Yes. State twice. It’s fun to say.
While we were planning on heading to the North Shore for a stay at Tettegouche State Park, we opted to hang around Minneapolis. Monday was to be included in the North Shore trip as well. Audra had the day off and I spent a day of PTO. This meant we had Monday to ourselves. How did we spend it? In the woods, of course.
Interstate State Park is situated on the border of Minnesota and Wisconsin. We stuck to the Minnesota side. The area around the park on the St. Croix River is known for its bluffs frequented by climbers and cliff jumpers alike. A quick hike in the north side of the park will show you why.
We spent an hour or so hiking on the top of the bluffs, hopping from boulder to boulder and looking down on the relaxing current of the St. Croix. I’m known to say every day is a perfect day for a hike, but the Monday spent in Interstate really was. High temperatures hovering around 70F, a gently breeze and not a cloud in the sky. The St. Croix valley is known for its brilliant fall colors and this day showed us a preview to the season.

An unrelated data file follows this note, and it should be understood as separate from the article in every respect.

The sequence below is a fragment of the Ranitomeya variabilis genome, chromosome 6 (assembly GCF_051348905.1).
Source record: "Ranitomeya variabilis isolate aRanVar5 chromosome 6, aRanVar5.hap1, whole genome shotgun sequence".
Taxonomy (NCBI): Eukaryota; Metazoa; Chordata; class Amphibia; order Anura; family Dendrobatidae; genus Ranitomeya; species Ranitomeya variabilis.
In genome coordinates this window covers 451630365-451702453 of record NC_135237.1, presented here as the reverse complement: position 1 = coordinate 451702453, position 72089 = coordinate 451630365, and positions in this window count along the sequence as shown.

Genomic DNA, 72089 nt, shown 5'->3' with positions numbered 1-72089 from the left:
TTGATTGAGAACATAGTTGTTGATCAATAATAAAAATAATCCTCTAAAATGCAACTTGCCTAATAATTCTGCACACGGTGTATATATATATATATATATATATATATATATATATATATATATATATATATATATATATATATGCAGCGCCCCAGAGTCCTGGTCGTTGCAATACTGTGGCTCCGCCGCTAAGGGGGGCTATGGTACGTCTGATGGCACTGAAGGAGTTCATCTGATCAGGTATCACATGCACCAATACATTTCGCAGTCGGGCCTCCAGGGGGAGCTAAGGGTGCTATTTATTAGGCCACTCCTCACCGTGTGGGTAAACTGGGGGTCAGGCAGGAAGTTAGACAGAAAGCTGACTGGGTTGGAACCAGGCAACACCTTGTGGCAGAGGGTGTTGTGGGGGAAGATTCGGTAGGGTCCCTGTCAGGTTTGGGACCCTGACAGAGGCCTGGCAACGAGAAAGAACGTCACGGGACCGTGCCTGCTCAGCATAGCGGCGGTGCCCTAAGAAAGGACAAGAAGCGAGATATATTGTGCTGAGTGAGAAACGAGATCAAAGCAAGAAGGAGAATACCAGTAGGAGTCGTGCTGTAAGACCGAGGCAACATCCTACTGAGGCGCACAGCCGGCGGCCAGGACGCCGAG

The plan for the trip was to find a couple trees atop a bluff, set up a hammock and read a book/nap for a couple hours. My ENO hammock is always in my day pack when I hike. It can be set up in less than five minutes and fits in the smallest of day packs.
We hung the hammock and relaxed for a couple hours. The spot we chose was atop a 100′ bluff overlooking the river. A group of climbers were working on a crack in a similar bluff on the opposite bank. Audra and I both opened our books. She was finishing up “Divergent” by Veronica Roth while I was just beginning “The Wave” by Susan Casey. We spent two hours napping and reading in the shade while the gentle breeze rocked the hammock side to side. That was about as close to being hypnotized as I’ve ever been.
If you’d like to spend some time at Interstate, park in the upper lot close to downtown Taylors Falls. Driving north on Highway 8, you’ll see a visitors center and parking lot just before crossing the bridge into Wisconsin. Park at the end of that lot and you’re 50′ from the bluffs that line the St. Croix. It’s a quick, rocky hike to the river. Along the way, you’ll see potholes carved after the last ice age and educational plaques telling you all about the fascinating processes that shaped the landscape. Spring, summer and fall weekends are quite busy, so try to make a trip during the week and you’ll enjoy it much more.